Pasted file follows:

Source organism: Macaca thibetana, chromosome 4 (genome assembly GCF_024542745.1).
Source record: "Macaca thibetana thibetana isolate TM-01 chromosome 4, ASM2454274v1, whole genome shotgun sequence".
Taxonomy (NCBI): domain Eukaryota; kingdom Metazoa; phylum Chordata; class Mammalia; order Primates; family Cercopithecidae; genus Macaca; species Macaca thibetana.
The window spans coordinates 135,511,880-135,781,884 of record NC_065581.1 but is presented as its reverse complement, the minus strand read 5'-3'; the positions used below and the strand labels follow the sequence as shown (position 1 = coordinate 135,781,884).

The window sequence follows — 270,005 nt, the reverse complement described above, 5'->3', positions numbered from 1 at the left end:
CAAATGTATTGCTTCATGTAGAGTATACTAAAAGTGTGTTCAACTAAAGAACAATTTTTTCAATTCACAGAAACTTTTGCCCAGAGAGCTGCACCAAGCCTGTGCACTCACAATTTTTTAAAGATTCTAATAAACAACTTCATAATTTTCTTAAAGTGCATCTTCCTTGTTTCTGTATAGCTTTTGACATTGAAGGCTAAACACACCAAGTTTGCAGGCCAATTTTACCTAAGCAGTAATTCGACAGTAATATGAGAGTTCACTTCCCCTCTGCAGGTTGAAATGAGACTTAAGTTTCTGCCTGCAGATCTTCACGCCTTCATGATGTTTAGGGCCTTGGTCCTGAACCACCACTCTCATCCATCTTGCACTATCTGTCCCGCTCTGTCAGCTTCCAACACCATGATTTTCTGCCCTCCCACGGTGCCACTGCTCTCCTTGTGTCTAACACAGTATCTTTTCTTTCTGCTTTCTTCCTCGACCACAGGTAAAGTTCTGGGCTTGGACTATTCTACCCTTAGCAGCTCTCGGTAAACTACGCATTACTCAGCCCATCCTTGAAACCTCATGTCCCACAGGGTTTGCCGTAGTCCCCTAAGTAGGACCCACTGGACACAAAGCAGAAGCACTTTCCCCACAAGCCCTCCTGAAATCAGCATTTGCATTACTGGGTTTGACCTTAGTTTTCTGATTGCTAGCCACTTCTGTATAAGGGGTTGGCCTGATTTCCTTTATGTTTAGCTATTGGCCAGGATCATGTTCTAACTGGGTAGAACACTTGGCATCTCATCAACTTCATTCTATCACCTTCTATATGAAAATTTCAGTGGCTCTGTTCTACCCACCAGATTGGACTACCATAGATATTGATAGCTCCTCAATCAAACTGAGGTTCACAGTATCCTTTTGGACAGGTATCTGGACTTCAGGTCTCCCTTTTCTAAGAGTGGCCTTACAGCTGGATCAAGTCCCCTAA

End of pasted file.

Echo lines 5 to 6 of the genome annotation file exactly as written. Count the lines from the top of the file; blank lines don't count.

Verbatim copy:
The window sequence follows — 270,005 nt, the reverse complement described above, 5'->3', positions numbered from 1 at the left end:
CAAATGTATTGCTTCATGTAGAGTATACTAAAAGTGTGTTCAACTAAAGAACAATTTTTTCAATTCACAGAAACTTTTGCCCAGAGAGCTGCACCAAGCCTGTGCACTCACAATTTTTTAAAGATTCTAATAAACAACTTCATAATTTTCTTAAAGTGCATCTTCCTTGTTTCTGTATAGCTTTTGACATTGAAGGCTAAACACACCAAGTTTGCAGGCCAATTTTACCTAAGCAGTAATTCGACAGTAATATGAGAGTTCACTTCCCCTCTGCAGGTTGAAATGAGACTTAAGTTTCTGCCTGCAGATCTTCACGCCTTCATGATGTTTAGGGCCTTGGTCCTGAACCACCACTCTCATCCATCTTGCACTATCTGTCCCGCTCTGTCAGCTTCCAACACCATGATTTTCTGCCCTCCCACGGTGCCACTGCTCTCCTTGTGTCTAACACAGTATCTTTTCTTTCTGCTTTCTTCCTCGACCACAGGTAAAGTTCTGGGCTTGGACTATTCTACCCTTAGCAGCTCTCGGTAAACTACGCATTACTCAGCCCATCCTTGAAACCTCATGTCCCACAGGGTTTGCCGTAGTCCCCTAAGTAGGACCCACTGGACACAAAGCAGAAGCACTTTCCCCACAAGCCCTCCTGAAATCAGCATTTGCATTACTGGGTTTGACCTTAGTTTTCTGATTGCTAGCCACTTCTGTATAAGGGGTTGGCCTGATTTCCTTTATGTTTAGCTATTGGCCAGGATCATGTTCTAACTGGGTAGAACACTTGGCATCTCATCAACTTCATTCTATCACCTTCTATATGAAAATTTCAGTGGCTCTGTTCTACCCACCAGATTGGACTACCATAGATATTGATAGCTCCTCAATCAAACTGAGGTTCACAGTATCCTTTTGGACAGGTATCTGGACTTCAGGTCTCCCTTTTCTAAGAGTGGCCTTACAGCTGGATCAAGTCCCCTAA